Attorneys Taking Action - Class Action News
Attorneys Taking Action’s own Jonathan Shub has been selected by the American Association for Justice to be a moderator at their prestigious annual convention. The four-day event attracts three thousand attendees each year. The convention will be held July 22nd to July 25th, in Los Angeles California. For more information or to register, visit their website.
It is alleged that VW and Audi have concealed an engine defect that can cause sudden engine failure.
An overwhelming number of 2008-2012 VW and Audi cars with 2.0 TSI engines have reportedly experienced partial or complete engine failure. These problems are caused by faulty “timing chain tensioners”, a piece of the engine responsible for ensuring the intake and exhaust valves operate in the necessary synchronization. When the valves are not in sync, they crash into the pistons, causing harm to either the valves, the pistons, or both. This damage inevitably causes partial or complete engine failure, making it necessary for consumers to have to pay to repair, or in many cases, even replace their VW or Audi engines.
What is perhaps the most concerning revelation is that VW and Audi appear to have been aware of this defect, yet continued to sell and profit off of these cars. Even the National Highway Traffic Safety Administration published multiple technical service bulletins warning drivers of the concern. Yet VW and Audi did not recall the cars nor did they offer to repair or replace engines. Instead, they continued to sell the vehicles, allegedly with knowledge that the faulty engines could fail at any time, potentially with devastating consequences.
If you or someone you know purchased or leased a 2008 to 2012 VW or Audi car with 2.0 TSI engines, we can help. Contact us today.
Pokemon Go mania has rapidly taken hold of the country faster than you can catch a Rattata. SimilarWeb reports that Pokemon Go downloads exceeded that of dating app Tinder within twenty-four hours of its release and its daily users surpass that of social media giant Twitter. But this swift ascent and rush to download means that millions of users across America downloaded the application before reading the fine print . And that fine print contains a bold statement: users of the application have agreed to forced arbitration in case of dispute and have waived their right to enter into any class action lawsuits against Niantic.
This is known as an arbitration agreement, or as it has been recently coined, a “rip-off clause”. This statement is scarier and more restrictive than it appears when buried in the lengthy user agreement. If something goes wrong- users’ personal data is breached, or Pokemon Go charges users’ credit cards without permission- users have agreed to give up their Seventh Amendment right to sue Niantic. Instead, they will be forced to meet with Niantic and a third-party arbitrator, hand-picked by the company itself.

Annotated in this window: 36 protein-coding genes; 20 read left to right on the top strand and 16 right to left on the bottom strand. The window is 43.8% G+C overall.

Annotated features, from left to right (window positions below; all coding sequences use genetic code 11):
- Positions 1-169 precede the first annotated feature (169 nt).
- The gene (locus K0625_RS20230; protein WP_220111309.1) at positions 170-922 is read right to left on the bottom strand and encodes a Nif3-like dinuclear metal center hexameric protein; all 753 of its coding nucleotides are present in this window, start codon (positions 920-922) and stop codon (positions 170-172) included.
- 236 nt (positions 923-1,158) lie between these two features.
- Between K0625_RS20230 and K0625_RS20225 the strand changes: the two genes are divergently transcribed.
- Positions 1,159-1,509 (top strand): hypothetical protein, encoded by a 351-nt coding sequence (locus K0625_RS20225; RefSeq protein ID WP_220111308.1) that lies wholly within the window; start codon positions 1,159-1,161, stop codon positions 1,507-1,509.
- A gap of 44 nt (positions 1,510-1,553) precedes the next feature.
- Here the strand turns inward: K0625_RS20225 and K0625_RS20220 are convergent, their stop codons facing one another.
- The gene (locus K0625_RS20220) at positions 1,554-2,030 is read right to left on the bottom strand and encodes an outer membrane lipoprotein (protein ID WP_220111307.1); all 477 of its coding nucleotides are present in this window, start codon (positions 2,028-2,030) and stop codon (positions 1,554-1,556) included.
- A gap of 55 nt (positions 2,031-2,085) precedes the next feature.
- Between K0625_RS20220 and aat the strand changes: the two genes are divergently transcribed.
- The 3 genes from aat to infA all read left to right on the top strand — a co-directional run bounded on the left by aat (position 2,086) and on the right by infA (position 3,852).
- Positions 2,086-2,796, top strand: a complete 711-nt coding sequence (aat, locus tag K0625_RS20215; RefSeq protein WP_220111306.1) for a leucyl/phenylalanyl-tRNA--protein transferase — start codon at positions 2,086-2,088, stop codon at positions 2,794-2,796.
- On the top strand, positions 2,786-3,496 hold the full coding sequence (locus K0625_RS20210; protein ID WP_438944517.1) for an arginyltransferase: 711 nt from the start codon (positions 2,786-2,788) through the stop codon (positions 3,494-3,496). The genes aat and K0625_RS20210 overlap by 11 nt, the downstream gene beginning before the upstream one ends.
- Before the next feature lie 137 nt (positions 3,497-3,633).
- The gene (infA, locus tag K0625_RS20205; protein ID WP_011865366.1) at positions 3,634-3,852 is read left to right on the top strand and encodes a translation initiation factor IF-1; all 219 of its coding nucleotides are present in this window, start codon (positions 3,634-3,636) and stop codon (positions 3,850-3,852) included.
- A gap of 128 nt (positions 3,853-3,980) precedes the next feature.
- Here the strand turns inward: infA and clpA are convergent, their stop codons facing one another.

Dura-Loc purported that their “Continental”, “Shadowline”, “Shake”, and “Wood Shake” roofing tiles would neither be affected by ultra-violet light for at least twenty-five years after installation nor deteriorate in appearance. Consumers, lured in by the UV-resistant claims, bought the Dura-Loc defective roofing tiles, only to watch as their roofs lost the original color and texture within a few years of installation.
A win in the Seventh Circuit has the National Labor Relations Board (NLRB) and its supporters celebrating- and preparing for a potential Supreme Court case.
The NLRB has long held that arbitration agreements with class action waivers violate the rights of employees to practice protected collective action, a right established by the National Labor Relations act. They argue that arbitration agreements, which disallow employees to sue as a group, should be impermissible, or at the very least, unenforceable. So far, the courts have not agreed. The Second, Fifth, Eighth, and Ninth circuits have all refused to take any sort of action against arbitration agreements and class action waivers. But in May, the Seventh Circuit took a different stance in the case Lewis v. Epic Systems Corporation.
Studies have found that CVS’s Aftersun Aloe Vera Moisturizing Gel contains ingredients that are commonly used to de-ice aircraft and produce cement. Propylene glycol, which is not even listed in the ingredients, is used in airplane de-icing applications, is sold as antifreeze for cars, trucks, RVs, and boats, and is a major ingredient in the liquid nicotine and cartridges used in electronic cigarettes. Triethanolamine is employed in the grinding of limestone, quartz, and Portland cement. In fact, testing has showed that the CVS Aloe Product contains no Acemannan, the key active ingredient of aloe.